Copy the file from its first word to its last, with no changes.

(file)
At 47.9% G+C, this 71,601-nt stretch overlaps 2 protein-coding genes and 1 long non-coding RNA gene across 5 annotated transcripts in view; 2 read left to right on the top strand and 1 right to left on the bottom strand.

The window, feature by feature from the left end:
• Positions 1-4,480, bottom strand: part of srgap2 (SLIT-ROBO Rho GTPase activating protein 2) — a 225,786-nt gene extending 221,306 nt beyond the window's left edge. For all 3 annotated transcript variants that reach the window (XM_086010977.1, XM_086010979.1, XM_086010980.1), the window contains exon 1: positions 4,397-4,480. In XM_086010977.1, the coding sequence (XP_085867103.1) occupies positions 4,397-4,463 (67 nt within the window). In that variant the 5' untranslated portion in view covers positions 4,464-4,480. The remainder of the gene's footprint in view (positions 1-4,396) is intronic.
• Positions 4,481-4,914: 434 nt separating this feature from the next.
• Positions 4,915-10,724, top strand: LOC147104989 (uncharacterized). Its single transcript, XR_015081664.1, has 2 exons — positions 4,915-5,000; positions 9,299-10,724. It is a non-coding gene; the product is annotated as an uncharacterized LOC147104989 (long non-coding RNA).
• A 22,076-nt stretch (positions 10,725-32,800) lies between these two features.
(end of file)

At 47.9% G+C, this 71,601-nt stretch overlaps 2 protein-coding genes and 1 long non-coding RNA gene across 5 annotated transcripts in view; 2 read left to right on the top strand and 1 right to left on the bottom strand.

The window, feature by feature from the left end:
• Positions 1-4,480, bottom strand: part of srgap2 (SLIT-ROBO Rho GTPase activating protein 2) — a 225,786-nt gene extending 221,306 nt beyond the window's left edge. For all 3 annotated transcript variants that reach the window (XM_086010977.1, XM_086010979.1, XM_086010980.1), the window contains exon 1: positions 4,397-4,480. In XM_086010977.1, the coding sequence (XP_085867103.1) occupies positions 4,397-4,463 (67 nt within the window). In that variant the 5' untranslated portion in view covers positions 4,464-4,480. The remainder of the gene's footprint in view (positions 1-4,396) is intronic.
• Positions 4,481-4,914: 434 nt separating this feature from the next.
• Positions 4,915-10,724, top strand: LOC147104989 (uncharacterized). Its single transcript, XR_015081664.1, has 2 exons — positions 4,915-5,000; positions 9,299-10,724. It is a non-coding gene; the product is annotated as an uncharacterized LOC147104989 (long non-coding RNA).
• A 22,076-nt stretch (positions 10,725-32,800) lies between these two features.